It doesn’t happen often in the Balkans that a piece of good investigative journalism inspires prosecutors to have an even a closer look.
Earlier this week Serbian prosecutors ordered criminal police investigators to interview Dragan Tomic, a former CEO of the Kolubara coal mine, after a program on B92 TV claimed Tomic and other directors of the company enabled a number of private firms and individuals to profit unjustifiably and rather enormously from their work as Kolubara’s contractors. The influential Insajder show, which often features high quality investigative probes into corruption and war crimes, told a story of years of abuse in Kolubara, a key state-owned firm whose coal powers much of Serbia’s grid.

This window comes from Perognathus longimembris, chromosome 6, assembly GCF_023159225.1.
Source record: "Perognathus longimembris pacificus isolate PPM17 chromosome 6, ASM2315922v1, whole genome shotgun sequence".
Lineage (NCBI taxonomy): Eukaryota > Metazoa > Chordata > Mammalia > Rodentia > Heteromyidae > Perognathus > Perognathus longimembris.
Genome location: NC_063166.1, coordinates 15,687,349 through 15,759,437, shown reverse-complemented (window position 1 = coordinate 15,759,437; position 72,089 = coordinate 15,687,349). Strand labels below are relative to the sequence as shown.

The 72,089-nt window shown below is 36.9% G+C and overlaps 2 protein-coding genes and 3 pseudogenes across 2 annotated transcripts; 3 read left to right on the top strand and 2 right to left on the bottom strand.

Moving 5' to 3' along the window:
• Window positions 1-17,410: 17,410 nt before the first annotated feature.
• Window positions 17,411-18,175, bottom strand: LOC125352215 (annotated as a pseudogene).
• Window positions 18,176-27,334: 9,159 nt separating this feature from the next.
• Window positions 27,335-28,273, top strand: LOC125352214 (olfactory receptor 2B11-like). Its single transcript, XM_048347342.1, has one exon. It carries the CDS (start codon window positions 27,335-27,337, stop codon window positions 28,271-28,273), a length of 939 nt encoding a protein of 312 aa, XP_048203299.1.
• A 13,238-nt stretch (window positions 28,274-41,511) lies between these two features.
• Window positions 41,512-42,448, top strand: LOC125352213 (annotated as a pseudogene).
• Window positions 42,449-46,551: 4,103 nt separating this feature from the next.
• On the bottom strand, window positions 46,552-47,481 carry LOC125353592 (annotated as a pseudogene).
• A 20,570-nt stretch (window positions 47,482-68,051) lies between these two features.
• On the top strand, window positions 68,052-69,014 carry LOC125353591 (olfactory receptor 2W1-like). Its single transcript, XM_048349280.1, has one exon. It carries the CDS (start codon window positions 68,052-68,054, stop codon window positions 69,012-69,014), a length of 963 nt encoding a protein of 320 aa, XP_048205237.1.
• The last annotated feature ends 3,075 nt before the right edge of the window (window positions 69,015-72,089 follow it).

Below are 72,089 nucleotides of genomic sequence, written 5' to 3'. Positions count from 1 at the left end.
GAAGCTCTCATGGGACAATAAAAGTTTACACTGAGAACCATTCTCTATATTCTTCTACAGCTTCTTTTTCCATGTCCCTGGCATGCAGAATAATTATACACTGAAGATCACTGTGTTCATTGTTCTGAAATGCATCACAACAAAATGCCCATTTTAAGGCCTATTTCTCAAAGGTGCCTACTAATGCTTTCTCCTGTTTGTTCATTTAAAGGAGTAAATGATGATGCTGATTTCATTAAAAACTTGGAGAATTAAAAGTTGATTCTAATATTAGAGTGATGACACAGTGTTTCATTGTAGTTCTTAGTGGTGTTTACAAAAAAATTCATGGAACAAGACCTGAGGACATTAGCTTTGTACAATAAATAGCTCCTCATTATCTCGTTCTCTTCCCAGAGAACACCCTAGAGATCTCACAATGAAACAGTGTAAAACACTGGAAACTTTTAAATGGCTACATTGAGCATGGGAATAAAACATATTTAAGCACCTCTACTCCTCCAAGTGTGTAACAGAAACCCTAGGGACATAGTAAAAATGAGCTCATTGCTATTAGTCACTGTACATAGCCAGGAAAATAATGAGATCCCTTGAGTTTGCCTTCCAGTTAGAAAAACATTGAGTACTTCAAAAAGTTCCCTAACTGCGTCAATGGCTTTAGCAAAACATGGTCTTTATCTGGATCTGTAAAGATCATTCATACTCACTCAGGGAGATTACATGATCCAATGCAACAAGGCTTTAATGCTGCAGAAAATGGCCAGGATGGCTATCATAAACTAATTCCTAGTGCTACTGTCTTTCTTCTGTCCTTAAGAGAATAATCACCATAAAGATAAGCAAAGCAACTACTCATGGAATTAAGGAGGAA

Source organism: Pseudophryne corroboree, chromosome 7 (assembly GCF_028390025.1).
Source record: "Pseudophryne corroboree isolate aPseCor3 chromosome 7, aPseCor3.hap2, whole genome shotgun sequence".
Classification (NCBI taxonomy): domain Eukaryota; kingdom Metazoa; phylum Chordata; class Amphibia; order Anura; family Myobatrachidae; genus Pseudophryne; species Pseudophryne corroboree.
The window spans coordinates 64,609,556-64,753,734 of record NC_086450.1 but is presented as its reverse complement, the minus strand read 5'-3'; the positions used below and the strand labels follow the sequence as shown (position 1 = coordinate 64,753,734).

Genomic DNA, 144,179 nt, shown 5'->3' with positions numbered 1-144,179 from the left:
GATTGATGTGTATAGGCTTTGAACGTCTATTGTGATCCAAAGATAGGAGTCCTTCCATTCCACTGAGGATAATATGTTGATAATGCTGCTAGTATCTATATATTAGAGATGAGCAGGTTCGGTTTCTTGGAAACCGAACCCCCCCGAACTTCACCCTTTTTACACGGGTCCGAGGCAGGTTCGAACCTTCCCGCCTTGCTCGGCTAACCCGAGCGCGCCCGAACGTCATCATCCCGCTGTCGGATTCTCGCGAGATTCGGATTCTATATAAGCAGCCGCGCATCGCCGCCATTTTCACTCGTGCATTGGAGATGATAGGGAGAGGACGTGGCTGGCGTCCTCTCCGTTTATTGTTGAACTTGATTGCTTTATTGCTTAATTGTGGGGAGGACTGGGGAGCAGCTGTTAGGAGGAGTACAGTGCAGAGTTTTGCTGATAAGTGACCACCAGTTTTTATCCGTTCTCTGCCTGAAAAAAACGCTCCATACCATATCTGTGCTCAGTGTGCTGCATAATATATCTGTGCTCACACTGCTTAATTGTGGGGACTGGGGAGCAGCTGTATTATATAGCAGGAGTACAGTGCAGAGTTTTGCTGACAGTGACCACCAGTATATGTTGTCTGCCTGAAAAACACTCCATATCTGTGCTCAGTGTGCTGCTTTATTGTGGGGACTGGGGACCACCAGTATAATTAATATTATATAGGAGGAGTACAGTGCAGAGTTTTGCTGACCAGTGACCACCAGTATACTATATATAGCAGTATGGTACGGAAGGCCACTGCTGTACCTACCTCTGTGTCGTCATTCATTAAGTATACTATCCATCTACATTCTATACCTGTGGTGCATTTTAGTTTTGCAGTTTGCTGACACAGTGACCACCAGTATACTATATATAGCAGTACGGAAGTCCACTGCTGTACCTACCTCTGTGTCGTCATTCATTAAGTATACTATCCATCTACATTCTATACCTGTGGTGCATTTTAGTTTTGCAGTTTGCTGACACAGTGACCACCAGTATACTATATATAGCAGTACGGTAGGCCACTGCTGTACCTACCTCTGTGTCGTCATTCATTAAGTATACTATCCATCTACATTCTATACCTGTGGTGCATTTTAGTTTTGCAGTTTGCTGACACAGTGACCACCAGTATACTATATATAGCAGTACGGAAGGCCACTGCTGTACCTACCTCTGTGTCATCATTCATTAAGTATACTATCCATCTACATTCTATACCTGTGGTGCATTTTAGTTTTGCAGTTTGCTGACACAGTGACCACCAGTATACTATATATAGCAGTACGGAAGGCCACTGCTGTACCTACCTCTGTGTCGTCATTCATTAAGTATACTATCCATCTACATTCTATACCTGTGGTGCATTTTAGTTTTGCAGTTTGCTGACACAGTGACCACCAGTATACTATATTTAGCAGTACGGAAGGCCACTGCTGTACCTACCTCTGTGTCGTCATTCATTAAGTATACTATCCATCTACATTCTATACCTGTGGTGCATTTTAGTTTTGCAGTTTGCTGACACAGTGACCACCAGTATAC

Among other things, Isajder alleged that Kolubara’s directors persistently hired private contractors to carry out work with heavy machinery, even though experts claimed Kolubara has enough of its own capacity to carry out such work. The contractors were said to have received astronomic fees for their work. Family members of a junior partner in the governing coalition and individuals close to former government officials are among those alleged to have benefited from the practice.
Insajder also presented documents suggesting that Kolubara bosses fiddled with paperwork. The documents, for example, showed that one machine was operated by the same man around the clock and without a break for several days, with a corresponding fee paid out.